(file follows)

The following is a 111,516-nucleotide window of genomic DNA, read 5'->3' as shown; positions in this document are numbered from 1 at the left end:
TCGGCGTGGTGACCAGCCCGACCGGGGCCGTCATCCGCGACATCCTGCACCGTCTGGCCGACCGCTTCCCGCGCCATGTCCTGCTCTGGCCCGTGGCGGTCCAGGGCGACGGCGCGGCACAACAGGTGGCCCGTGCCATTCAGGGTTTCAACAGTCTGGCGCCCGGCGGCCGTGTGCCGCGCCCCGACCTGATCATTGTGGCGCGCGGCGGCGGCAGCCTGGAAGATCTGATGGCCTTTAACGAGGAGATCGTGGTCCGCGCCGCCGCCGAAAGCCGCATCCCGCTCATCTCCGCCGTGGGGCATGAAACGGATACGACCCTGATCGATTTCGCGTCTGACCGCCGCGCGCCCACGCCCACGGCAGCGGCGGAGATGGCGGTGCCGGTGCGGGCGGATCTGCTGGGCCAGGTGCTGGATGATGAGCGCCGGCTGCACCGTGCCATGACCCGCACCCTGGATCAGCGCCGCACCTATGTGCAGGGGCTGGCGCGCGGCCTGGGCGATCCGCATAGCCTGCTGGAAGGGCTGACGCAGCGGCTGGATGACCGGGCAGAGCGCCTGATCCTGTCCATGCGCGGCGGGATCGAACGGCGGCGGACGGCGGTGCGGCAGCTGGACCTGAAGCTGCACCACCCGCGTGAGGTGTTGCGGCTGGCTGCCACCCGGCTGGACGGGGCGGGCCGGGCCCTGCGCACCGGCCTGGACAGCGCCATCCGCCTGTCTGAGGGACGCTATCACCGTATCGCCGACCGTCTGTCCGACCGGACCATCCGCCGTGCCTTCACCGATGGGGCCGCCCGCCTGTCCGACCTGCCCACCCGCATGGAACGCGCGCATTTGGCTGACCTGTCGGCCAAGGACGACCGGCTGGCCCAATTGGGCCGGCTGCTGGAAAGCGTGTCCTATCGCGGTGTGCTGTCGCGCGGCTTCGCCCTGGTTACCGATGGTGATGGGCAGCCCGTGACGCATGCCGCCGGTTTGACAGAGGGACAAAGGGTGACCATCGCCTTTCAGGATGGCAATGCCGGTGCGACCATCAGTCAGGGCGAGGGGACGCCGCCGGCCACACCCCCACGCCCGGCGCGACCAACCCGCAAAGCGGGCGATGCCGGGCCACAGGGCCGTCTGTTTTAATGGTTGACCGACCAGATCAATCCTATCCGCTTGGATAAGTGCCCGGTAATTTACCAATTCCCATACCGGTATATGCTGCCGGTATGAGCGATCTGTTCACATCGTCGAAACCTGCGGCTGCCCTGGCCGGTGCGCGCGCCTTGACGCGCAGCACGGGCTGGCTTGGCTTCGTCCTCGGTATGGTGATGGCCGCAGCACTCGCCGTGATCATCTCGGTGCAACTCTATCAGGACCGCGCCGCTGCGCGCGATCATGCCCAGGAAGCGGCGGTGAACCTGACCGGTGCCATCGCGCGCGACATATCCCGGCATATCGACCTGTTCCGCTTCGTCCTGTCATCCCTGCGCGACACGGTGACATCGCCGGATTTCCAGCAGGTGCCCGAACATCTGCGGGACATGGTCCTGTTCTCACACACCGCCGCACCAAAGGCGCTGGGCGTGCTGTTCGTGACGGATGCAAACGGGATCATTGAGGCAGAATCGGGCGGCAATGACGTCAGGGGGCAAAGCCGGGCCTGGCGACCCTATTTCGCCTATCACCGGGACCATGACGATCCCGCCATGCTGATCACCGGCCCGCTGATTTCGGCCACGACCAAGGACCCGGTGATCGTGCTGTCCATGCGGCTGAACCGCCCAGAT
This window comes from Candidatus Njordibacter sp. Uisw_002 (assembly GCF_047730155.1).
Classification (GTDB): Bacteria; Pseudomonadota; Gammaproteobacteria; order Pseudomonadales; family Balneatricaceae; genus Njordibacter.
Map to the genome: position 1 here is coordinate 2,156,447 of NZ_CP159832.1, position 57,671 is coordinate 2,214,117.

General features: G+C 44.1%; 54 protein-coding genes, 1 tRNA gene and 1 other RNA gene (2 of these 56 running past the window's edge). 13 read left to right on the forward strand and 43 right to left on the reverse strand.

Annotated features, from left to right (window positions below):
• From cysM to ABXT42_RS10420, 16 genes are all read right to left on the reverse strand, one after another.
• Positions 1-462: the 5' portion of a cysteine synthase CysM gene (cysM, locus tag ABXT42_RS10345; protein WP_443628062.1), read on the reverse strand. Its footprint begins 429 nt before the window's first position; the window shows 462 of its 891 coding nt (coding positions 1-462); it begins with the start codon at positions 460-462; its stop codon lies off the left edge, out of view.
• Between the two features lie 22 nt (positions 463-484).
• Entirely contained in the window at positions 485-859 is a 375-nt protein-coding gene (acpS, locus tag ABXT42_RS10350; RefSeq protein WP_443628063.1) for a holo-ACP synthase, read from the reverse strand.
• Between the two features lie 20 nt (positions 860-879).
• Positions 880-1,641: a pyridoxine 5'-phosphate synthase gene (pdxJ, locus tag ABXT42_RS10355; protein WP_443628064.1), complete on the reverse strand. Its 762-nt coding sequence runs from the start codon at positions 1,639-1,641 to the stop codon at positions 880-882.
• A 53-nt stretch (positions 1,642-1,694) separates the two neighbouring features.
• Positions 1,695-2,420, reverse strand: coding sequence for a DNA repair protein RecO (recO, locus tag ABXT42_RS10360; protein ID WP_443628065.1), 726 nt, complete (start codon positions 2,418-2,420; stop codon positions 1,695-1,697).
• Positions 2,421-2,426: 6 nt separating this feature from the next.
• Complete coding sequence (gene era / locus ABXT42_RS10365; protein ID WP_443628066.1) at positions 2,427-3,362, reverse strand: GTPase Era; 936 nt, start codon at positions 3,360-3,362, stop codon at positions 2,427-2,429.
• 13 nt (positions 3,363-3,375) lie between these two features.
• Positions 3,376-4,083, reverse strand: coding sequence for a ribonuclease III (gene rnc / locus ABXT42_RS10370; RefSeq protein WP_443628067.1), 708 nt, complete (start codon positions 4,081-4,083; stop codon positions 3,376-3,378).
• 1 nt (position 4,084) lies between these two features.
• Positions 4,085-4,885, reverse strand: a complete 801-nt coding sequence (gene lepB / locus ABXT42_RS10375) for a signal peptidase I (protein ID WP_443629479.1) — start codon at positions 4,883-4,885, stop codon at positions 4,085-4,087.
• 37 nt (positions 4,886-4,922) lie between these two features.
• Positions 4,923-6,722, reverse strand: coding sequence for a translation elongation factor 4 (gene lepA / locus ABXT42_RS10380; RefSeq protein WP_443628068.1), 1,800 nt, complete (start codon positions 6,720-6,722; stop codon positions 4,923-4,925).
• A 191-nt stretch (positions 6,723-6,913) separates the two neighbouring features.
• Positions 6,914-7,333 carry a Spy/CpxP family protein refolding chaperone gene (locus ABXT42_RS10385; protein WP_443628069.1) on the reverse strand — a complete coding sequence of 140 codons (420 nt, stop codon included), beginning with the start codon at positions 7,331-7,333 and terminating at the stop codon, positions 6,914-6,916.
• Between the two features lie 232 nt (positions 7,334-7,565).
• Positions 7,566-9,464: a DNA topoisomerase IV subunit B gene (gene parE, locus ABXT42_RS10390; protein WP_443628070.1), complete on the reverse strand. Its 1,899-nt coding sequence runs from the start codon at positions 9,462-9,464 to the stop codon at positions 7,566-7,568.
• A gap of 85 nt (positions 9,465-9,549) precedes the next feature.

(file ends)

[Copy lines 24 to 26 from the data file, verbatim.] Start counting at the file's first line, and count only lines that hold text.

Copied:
• A 191-nt stretch (positions 6,723-6,913) separates the two neighbouring features.
• Positions 6,914-7,333 carry a Spy/CpxP family protein refolding chaperone gene (locus ABXT42_RS10385; protein WP_443628069.1) on the reverse strand — a complete coding sequence of 140 codons (420 nt, stop codon included), beginning with the start codon at positions 7,331-7,333 and terminating at the stop codon, positions 6,914-6,916.
• Between the two features lie 232 nt (positions 7,334-7,565).